Patrick Harper might remain a suspect in a murder case in the eyes of North Las Vegas police, but his Mojave High School principal wants to welcome the 16-year-old back with open arms.
“We are asking Patrick to come back to school where he belongs,” Mojave principal Antonio Rael said. “He is absolutely wanted to come back by his teachers, his coaches, by his classmates and by me personally.”
Rael met with Harper and his parents Tuesday and asked the high school junior to return to Mojave as soon as possible. Harper and his parents said he was kicked out of school after he was arrested and charged with fatally shooting Andrea Lafon in early September. The district attorney’s office has since dropped the case.
Harper remains hesitant.
In a recent interview with the Review-Journal, the teenager said he is afraid to return to school after a classmate and others involved in a Sept. 5 drug deal gone bad pegged him as the gunman.
He was arrested and jailed for 12 days before evidence surfaced showing Harper’s involvement in the crime was nearly impossible.
The shooter who killed a 20-year-old woman during a marijuana deal earlier this month was wearing a white T-shirt, according to a North Las Vegas police report obtained by the Review-Journal.
Despite the fact Harper was wearing a dark gray T-shirt that night and had an alibi — security video showed Harper at an AM/PM 1.5 miles away from the scene of the shooting just minutes before it happened — North Las Vegas police as of Monday had not ruled the boy out as a suspect.
A police spokeswoman said Tuesday there were no updates in the case. The department has asked for the public’s patience as police investigate the case.
Harper has flatly denied he was involved in the shooting and has offered to take a lie detector test and a drug test to show he doesn’t smoke marijuana. Authorities have declined.
Harper, an athlete who played basketball and volleyball for Mojave, near Washburn Road and Goldfield Street, said he spends most of his time at home and the rest at the gym.
His posts on the social media website Facebook seems to support that his interests and activities revolve mostly around sports and family. He recently posted photos and wrote to his sister: “Today is my little sister’s birthday. Enjoy your birthday and don’t let anyone ruin it. Love you sister Happy Birthday.”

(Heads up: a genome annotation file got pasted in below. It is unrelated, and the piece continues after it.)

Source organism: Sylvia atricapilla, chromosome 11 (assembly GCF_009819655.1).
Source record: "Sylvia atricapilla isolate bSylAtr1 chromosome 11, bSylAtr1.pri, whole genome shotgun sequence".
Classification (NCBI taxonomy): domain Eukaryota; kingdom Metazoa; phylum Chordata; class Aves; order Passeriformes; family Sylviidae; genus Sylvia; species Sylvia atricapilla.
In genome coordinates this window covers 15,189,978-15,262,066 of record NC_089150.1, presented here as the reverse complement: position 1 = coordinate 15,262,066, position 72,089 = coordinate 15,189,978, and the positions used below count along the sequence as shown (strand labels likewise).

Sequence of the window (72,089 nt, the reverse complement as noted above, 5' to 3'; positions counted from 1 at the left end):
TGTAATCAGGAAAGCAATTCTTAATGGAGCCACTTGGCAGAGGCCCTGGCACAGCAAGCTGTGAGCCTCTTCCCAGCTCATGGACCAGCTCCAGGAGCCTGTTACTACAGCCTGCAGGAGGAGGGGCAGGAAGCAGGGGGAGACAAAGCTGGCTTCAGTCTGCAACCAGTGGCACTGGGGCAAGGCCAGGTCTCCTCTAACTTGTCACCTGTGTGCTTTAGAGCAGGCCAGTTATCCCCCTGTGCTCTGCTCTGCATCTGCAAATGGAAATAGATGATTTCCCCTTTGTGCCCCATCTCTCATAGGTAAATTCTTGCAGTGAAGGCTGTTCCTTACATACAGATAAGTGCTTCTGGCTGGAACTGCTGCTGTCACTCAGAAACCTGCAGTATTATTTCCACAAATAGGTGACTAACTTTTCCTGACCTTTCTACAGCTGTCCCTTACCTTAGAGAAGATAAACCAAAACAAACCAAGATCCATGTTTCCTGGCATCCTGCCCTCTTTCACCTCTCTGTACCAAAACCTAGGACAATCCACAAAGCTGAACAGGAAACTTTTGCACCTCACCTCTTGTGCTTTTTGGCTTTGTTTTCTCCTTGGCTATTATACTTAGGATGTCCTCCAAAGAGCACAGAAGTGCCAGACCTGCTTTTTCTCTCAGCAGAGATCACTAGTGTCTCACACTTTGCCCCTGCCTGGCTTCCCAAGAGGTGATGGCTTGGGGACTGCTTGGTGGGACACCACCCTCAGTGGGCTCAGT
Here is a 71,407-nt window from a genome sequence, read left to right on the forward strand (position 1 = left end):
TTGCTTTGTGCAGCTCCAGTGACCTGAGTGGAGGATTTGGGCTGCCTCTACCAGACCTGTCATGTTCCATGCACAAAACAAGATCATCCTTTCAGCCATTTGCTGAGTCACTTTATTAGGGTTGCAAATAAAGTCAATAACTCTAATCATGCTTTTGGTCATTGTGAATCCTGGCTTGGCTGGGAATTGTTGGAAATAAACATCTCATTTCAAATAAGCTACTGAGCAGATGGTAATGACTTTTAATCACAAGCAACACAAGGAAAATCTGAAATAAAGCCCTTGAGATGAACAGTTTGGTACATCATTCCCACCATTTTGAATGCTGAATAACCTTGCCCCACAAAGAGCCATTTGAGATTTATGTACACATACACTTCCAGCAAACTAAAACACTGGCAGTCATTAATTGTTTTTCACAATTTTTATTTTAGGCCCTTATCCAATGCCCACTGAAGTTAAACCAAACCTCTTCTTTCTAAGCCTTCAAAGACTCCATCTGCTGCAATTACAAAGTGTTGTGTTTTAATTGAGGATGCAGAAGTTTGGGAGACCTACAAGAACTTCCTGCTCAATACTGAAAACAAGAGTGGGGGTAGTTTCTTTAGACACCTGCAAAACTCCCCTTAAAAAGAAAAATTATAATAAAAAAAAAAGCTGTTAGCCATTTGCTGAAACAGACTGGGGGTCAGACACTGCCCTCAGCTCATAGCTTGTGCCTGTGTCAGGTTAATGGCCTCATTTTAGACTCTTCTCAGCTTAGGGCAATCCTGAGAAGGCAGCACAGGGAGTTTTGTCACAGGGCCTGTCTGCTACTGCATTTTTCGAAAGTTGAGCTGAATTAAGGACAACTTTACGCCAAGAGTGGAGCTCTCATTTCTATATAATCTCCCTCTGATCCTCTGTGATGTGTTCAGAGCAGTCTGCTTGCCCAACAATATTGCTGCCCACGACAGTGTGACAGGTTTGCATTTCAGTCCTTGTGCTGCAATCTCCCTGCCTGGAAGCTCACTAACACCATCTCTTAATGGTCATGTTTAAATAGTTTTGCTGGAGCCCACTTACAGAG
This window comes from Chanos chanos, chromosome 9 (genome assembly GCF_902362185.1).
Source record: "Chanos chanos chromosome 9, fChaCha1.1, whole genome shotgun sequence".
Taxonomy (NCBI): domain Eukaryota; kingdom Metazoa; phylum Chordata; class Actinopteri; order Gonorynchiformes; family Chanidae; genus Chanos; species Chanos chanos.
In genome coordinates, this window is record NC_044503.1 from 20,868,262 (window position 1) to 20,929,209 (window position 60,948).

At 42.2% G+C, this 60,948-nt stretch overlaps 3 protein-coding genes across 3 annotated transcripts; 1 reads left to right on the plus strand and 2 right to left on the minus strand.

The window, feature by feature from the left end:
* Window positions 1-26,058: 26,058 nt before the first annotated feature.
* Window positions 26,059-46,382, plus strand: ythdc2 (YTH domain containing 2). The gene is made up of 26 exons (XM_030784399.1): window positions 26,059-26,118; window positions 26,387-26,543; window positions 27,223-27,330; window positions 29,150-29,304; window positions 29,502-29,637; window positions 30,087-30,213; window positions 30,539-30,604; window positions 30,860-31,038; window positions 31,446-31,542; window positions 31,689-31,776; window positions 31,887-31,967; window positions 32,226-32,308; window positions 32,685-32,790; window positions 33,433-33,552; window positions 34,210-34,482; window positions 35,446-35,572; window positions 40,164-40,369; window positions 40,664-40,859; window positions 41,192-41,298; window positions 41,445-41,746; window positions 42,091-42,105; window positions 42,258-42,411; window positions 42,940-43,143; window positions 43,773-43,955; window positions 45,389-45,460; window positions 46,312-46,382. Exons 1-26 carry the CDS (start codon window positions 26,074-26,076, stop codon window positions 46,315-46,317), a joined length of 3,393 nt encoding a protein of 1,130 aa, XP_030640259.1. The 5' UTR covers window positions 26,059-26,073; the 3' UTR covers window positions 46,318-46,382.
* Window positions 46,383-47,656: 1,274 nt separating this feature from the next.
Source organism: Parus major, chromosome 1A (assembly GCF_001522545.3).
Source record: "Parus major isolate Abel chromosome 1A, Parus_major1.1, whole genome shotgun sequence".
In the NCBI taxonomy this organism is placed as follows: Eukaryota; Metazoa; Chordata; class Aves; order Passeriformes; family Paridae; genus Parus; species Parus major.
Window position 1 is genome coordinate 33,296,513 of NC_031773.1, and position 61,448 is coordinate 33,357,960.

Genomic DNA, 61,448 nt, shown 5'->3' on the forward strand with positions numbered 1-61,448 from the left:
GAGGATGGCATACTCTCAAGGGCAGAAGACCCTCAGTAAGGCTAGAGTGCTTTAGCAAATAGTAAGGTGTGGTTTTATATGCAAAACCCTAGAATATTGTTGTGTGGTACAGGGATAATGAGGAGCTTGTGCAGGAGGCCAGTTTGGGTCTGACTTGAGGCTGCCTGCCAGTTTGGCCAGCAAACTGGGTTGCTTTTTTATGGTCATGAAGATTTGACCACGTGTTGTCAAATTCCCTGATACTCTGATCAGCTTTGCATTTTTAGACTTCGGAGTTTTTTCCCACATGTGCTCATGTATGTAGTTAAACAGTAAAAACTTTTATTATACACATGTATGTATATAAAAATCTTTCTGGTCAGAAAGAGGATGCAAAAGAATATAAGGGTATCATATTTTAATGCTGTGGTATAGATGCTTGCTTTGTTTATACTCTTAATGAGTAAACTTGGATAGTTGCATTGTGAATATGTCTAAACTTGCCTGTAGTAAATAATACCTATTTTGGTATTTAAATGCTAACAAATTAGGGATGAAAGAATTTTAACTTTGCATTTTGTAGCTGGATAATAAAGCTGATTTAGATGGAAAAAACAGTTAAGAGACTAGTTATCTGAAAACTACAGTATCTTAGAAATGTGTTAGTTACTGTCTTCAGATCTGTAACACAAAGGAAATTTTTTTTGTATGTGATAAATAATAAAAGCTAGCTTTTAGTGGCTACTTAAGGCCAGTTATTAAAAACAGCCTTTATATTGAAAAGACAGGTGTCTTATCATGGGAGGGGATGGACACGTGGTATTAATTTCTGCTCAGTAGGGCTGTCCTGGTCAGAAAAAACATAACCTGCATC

He has also written about school and his mother.
When asked what he hopes for the future, “I want to be an NBA player,” he said.
His social-media life appears to be a stark contrast to the five other teens who were named in a police report about the Sept. 5 shooting death, in which some of the teens blamed Harper.
One of the five posted about interactions with police in the past two months and asked if anyone wanted to buy “loud” — a slang term for marijuana. Photographs also show the teens flashing gang signs.
Harper’s lawyer, Kristina Wildeveld, has questioned the validity of the statements made by those involved in the drug deal and wondered whether they set Harper up, possibly to distract attention from themselves.
Before Sept. 5, Principal Rael, said he was acquainted with Harper because he was a two-sport athlete and had done volunteer work for Mojave.
Last summer Harper worked as a concession stand volunteer, raising money for the school. Harper worked side by side with Rael’s daughter who also attends Mojave, Rael said.
“As a principal, as a member of the community, as a dad with a daughter at the school, he’s the type of kid you want in your school,” Rael said.
Rael is hoping that asking Harper to return to Mojave will help erase the public images of him being arrested and charged with murder. “I’m saddened by the circumstances that Patrick had to go through. At the end of the day, I’m glad the justice system has worked. I’m glad he’s home where he belongs and hopefully coming back to the school where he belongs.”
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